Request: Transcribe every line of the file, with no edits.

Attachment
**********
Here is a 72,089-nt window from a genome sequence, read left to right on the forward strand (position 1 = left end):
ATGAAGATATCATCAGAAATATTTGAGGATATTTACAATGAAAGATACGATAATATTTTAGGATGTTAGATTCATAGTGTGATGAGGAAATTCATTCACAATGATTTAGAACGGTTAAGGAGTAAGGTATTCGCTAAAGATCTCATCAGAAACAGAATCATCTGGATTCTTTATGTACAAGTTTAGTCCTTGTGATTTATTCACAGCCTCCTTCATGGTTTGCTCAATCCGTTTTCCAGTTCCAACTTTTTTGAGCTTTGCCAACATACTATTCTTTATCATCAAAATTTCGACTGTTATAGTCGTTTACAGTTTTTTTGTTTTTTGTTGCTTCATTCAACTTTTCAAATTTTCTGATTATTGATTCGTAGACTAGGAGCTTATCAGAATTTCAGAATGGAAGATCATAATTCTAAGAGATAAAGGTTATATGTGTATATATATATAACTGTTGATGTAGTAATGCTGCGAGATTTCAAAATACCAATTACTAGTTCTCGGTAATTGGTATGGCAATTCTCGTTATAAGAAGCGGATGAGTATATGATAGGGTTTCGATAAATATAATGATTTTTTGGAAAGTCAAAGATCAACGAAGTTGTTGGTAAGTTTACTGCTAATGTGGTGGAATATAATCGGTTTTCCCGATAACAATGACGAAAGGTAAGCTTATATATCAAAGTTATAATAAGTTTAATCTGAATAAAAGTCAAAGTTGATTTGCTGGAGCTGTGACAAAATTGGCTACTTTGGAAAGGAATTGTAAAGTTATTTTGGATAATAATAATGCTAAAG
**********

Here is a 72,089-nt window from a genome sequence, read left to right on the forward strand (position 1 = left end):
ATGAAGATATCATCAGAAATATTTGAGGATATTTACAATGAAAGATACGATAATATTTTAGGATGTTAGATTCATAGTGTGATGAGGAAATTCATTCACAATGATTTAGAACGGTTAAGGAGTAAGGTATTCGCTAAAGATCTCATCAGAAACAGAATCATCTGGATTCTTTATGTACAAGTTTAGTCCTTGTGATTTATTCACAGCCTCCTTCATGGTTTGCTCAATCCGTTTTCCAGTTCCAACTTTTTTGAGCTTTGCCAACATACTATTCTTTATCATCAAAATTTCGACTGTTATAGTCGTTTACAGTTTTTTTGTTTTTTGTTGCTTCATTCAACTTTTCAAATTTTCTGATTATTGATTCGTAGACTAGGAGCTTATCAGAATTTCAGAATGGAAGATCATAATTCTAAGAGATAAAGGTTATATGTGTATATATATATAACTGTTGATGTAGTAATGCTGCGAGATTTCAAAATACCAATTACTAGTTCTCGGTAATTGGTATGGCAATTCTCGTTATAAGAAGCGGATGAGTATATGATAGGGTTTCGATAAATATAATGATTTTTTGGAAAGTCAAAGATCAACGAAGTTGTTGGTAAGTTTACTGCTAATGTGGTGGAATATAATCGGTTTTCCCGATAACAATGACGAAAGGTAAGCTTATATATCAAAGTTATAATAAGTTTAATCTGAATAAAAGTCAAAGTTGATTTGCTGGAGCTGTGACAAAATTGGCTACTTTGGAAAGGAATTGTAAAGTTATTTTGGATAATAATAATGCTAAAG